OSHA Issues Revised Amputation Prevention Guide

Date First Published on SafetySmart Compliance: November 27th, 2011
Topics: Machine Guarding |

One of the most terrifying injuries in the workplace involves amputations of limbs or fingers in moving machinery. As part of its national emphasis program on amputations, OSHA has issued a revised guide to assist employers in reducing various hazards.

Severe and disabling injuries may result from the use and maintenance of machines such as saws, presses, conveyors, shaping machines, powered and non-powered handtools, forklifts, doors and trash compactors. Amputations may also occur during materials handling activities.

According to the Bureau of Labor Statistics, there were 8,450 non-fatal amputations involving days away from work across the United States in 2005. About 44 percent of those types of injuries occurred in the manufacturing sector.

The revised OSHA guide identifies eight mechanical motions and eight hazardous actions that present possible amputation hazards. The guide also sets out steps employers can take to reduce the risks.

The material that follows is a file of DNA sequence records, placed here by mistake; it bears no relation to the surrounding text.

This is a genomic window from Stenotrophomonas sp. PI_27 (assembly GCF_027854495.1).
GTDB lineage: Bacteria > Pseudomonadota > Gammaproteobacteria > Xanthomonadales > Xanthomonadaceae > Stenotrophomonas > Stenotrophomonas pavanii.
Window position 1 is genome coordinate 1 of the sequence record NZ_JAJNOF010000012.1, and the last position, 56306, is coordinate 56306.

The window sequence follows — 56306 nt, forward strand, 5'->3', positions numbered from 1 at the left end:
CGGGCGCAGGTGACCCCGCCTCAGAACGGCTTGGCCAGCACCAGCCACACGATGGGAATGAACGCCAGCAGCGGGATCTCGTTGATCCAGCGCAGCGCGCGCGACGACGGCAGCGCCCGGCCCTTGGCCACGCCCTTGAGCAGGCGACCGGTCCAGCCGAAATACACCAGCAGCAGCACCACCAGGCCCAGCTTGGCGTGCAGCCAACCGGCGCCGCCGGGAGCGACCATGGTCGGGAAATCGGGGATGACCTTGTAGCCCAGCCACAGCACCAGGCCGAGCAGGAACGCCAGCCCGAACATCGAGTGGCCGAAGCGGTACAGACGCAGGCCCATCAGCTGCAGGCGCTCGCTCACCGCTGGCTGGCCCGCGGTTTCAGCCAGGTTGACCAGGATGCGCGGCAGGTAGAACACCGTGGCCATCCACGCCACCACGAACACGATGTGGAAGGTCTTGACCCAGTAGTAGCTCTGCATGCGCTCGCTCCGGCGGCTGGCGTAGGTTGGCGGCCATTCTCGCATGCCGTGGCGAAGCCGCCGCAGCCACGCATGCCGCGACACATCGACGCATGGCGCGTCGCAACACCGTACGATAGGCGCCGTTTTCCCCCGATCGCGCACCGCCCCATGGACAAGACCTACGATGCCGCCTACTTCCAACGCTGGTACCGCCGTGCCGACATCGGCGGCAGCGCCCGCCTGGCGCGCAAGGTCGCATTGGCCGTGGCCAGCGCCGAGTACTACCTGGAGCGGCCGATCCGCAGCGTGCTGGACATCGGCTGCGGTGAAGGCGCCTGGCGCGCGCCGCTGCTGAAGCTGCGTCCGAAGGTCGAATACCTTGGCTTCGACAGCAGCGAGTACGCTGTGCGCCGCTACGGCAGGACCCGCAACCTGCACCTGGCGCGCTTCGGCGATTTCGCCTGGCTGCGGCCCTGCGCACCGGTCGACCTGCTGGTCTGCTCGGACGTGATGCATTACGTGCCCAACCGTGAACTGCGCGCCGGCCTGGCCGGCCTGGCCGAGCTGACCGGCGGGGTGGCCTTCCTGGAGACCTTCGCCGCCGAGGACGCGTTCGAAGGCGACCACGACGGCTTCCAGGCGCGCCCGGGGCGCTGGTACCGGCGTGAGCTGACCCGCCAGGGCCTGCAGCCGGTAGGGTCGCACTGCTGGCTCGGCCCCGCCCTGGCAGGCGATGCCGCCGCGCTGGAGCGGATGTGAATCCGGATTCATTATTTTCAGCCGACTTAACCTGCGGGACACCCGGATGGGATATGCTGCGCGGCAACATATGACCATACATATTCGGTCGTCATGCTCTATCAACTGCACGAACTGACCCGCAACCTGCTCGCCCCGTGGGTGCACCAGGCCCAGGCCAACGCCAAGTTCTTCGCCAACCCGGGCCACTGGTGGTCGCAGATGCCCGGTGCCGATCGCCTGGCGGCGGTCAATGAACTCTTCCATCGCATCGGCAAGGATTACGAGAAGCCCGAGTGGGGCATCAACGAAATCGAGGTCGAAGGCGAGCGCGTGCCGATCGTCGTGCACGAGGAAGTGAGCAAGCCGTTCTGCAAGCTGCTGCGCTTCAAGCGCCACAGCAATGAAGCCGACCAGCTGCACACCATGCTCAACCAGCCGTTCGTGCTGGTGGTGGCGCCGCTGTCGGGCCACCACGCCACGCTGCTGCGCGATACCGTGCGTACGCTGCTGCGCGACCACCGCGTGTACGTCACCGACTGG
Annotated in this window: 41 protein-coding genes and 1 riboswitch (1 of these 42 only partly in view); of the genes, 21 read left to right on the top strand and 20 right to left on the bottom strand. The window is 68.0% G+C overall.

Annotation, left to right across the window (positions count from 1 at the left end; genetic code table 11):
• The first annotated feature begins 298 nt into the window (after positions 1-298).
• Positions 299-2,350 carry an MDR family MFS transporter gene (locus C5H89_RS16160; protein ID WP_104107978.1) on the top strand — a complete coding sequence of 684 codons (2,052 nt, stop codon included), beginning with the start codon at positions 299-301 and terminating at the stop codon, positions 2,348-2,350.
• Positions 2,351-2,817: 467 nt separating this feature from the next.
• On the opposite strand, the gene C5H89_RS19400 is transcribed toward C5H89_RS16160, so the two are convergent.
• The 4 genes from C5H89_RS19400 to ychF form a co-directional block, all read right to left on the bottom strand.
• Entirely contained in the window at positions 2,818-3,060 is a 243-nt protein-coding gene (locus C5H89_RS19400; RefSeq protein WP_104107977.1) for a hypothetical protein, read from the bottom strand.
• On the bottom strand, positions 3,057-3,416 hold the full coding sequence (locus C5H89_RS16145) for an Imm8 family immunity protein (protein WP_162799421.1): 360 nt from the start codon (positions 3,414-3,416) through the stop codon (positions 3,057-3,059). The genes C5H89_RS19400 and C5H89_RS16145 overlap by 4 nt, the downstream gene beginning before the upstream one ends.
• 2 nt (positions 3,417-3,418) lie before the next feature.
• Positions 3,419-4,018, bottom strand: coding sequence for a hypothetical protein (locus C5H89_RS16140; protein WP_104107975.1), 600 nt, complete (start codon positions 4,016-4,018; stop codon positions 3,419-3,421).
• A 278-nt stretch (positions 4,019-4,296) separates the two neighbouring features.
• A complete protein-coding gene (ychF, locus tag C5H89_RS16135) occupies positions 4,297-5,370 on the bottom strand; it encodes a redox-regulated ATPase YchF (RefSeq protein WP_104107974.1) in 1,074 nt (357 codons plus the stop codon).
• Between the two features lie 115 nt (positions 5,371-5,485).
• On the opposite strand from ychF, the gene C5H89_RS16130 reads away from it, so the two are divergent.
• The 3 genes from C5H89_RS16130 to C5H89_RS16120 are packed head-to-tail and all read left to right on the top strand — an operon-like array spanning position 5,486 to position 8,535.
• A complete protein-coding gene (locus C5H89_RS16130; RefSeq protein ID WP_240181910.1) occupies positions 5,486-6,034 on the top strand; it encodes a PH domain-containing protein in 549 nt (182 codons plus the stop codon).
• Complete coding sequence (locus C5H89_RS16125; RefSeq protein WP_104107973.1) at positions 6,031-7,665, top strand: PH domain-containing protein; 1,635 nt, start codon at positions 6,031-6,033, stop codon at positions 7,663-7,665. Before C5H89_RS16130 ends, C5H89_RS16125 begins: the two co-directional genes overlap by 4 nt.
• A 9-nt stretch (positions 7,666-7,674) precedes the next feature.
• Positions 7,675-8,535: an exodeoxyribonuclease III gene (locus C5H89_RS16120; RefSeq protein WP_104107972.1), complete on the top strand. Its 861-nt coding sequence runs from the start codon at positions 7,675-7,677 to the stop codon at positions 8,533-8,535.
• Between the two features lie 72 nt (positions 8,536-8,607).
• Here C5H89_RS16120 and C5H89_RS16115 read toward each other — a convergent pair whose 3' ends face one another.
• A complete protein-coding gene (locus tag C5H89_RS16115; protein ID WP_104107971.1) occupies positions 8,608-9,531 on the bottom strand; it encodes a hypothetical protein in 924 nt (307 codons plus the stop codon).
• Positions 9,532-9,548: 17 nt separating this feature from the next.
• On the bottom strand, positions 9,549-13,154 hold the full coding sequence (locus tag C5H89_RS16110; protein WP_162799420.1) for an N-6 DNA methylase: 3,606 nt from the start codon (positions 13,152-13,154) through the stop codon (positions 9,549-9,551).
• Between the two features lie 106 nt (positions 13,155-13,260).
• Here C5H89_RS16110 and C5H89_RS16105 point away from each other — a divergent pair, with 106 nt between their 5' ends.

Hazardous mechanical motions include rotating, reciprocating (back and forth or up and down), transversing (motion in a straight line), cutting action, punching action (as in a stamping process), shearing action, bending action and inrunning nip points.

Hazardous activities include machine set-up, threading and preparation, machine inspection, normal production operations, clearing jams, cleaning of machines, machine adjustments, lubricating machine parts and scheduled or unscheduled maintenance.

OSHA says it’s vital to identify various hazards associated with the use and care of machines. A hazard analysis focuses on the relationship between the employee, the task, the tools and the environment. The results from such an analysis may be used as a means of designing machine safeguarding and an overall energy control (lockout/tagout) program.

The benefits of doing so include reduced amputation injuries, lower workers’ compensation costs, better morale and increased productivity, according to OSHA.